With a growing number of severe storms, hurricanes and other weather events impacting the United States annually, the need for flood insurance has grown dramatically.
As it stands, most businesses have had to buy flood insurance for more than a decade from the federal government and private insurers. Those federal flood policies usually exclude business interruption (BI) coverage. And nothing interrupts business more than a flooded office with valuable papers and equipment drowning in water.
Flood insurance isn’t a small amount of money and any businesses of any size should be asking the right questions of brokers to ensure they get the policies they need. Here are a few things to think about when looking at buying your next flood insurance policy, or while reviewing your current one.
Since you’re not likely to be an expert on floods, these questions should be directed to your broker. He or she will have answers or will be able to get them. Much of the information is available on the web, too, although such sites are best navigated by experts.
- Do you need more flood insurance than Federal Emergency Management Agency offers businesses? Probably, since FEMA only covers up to $1,000,000 in losses for non-residential buildings. Policy limits can be set from $50,000 to $1,000,000 and cover everything or just the contents of buildings.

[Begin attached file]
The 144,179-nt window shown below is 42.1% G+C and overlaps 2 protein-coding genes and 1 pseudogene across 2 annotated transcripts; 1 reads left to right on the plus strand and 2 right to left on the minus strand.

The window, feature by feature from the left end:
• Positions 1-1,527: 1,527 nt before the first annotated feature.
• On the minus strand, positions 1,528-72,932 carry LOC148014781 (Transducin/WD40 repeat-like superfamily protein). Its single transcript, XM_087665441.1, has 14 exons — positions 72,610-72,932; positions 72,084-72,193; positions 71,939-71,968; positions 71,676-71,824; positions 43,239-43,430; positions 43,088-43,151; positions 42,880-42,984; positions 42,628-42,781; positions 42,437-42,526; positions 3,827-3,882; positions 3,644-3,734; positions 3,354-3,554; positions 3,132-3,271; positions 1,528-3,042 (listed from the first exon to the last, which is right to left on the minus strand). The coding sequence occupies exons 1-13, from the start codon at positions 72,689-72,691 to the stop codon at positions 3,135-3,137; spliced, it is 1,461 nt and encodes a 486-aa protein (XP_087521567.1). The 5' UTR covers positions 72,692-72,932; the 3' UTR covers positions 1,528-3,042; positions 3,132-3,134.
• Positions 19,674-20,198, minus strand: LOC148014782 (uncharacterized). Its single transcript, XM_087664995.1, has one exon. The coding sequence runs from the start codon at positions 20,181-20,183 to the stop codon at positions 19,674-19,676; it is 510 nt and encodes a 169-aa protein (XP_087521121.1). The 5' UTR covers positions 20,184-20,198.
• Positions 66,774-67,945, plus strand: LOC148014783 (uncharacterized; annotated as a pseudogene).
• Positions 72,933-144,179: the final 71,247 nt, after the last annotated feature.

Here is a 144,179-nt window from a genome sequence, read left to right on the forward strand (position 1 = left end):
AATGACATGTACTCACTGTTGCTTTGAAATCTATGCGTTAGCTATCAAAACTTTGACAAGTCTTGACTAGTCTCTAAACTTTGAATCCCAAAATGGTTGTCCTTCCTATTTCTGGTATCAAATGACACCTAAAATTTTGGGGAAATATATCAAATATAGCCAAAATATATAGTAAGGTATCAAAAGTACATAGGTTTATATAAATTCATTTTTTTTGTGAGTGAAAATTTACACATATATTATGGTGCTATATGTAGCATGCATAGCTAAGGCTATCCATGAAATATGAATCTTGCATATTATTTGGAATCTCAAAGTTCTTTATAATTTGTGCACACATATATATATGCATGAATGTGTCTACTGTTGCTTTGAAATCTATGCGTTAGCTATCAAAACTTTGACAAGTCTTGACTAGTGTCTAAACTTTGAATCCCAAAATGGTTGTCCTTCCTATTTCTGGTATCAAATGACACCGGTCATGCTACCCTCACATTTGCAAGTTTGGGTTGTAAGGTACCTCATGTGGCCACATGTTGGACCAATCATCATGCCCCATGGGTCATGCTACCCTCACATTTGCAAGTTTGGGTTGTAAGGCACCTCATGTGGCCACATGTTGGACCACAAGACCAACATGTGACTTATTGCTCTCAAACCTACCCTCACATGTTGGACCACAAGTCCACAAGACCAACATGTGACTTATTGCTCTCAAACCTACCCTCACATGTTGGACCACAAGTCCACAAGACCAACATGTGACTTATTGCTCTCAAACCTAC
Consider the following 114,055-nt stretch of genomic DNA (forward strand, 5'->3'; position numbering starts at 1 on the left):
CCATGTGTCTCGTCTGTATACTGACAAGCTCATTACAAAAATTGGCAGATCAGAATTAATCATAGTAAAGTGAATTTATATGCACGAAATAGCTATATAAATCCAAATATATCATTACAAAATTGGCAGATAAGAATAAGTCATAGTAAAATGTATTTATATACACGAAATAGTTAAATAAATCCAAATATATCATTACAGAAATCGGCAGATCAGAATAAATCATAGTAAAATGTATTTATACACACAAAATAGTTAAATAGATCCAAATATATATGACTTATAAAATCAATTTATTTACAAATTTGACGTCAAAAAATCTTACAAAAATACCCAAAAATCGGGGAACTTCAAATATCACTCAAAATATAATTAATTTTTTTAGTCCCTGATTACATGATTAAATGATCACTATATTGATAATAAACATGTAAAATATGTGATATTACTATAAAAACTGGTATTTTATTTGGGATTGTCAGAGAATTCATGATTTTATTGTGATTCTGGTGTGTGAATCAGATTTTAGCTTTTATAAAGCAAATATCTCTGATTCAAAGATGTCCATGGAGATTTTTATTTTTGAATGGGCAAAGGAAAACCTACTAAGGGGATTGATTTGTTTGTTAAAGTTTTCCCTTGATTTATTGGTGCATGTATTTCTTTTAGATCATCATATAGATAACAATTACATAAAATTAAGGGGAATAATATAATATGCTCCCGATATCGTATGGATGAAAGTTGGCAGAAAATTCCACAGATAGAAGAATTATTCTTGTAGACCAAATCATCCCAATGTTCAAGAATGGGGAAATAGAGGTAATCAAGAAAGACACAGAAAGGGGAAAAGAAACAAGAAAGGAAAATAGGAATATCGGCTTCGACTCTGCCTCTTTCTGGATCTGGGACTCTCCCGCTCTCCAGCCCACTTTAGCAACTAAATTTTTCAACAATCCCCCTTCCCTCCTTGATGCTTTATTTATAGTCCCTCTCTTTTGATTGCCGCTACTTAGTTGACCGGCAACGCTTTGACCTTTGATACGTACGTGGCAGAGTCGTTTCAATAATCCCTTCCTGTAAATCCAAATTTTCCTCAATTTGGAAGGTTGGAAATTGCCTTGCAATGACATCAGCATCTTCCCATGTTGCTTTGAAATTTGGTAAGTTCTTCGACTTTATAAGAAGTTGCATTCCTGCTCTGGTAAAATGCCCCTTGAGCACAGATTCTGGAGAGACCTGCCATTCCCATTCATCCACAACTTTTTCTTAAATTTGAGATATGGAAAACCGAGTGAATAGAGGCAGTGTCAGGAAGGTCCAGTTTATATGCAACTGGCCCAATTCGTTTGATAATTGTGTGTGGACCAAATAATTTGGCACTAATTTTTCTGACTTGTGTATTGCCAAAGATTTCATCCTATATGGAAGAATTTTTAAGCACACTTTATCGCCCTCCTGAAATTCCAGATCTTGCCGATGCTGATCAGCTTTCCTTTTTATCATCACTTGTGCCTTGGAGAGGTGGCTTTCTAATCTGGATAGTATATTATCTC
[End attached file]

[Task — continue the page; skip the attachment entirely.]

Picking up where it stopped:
- Is your location in a Federal Emergency Management Association (FEMA) designated flood risk area? What does their mapping show for the risk on your business site? FEMA’s maps are constantly updated for the Flood Insurance Rate Maps (FIRM). You will want to understand your risk associated with floods and have the appropriate level of coverage. If your policy falls short of the mark you may be liable for more damage than you expected.
- FEMA’s maps have been labeled notoriously inaccurate, especially after Katrina, Ike, Gustav and other major storms, floods and catastrophes. Fortunately, the U.S. Army Corps of Engineers is also mapping for floods and sharing the information with FEMA, businesses and others. More than a few properties have changed from moderate high-risk flood zones to high-hazard flood zones. It’s critical for insurers to inform clients of the appropriate risk for their zone. Ask your broker to check out the Corps of Engineers flood-risk designation for your business.
- With rezoning and remapping becoming more common since the devastating hurricane season of 2005, many insurance buyers have challenged the flood zones determined by FEMA. This is often done through a Letter of Map Amendment (LOMA), which can be completed by a surveyor credentialed to evaluate a location’s Finished Floor Elevation, Base Flood Elevation and the location’s proximity to a body of water.
- Be aware of flood reform. FEMA is escalating its rates because the insurance was federally subsidized and its costs have contributed substantially to the national debt. Among many changes, FEMA plans significant increases for businesses, residences and second homes in flood-prone areas like the Gulf Coast, the Eastern Seaboard and other coastal locations.
Finally, do not forgo flood insurance, and make sure your policy is strong enough to cover your assets. You may work on a high hill or in a dry desert climate in the West but a hard rain’s going to fall at some point in your business’s existence. For a modest sum of money you can protect your physical assets. Spending a little money now could save you much more in the future.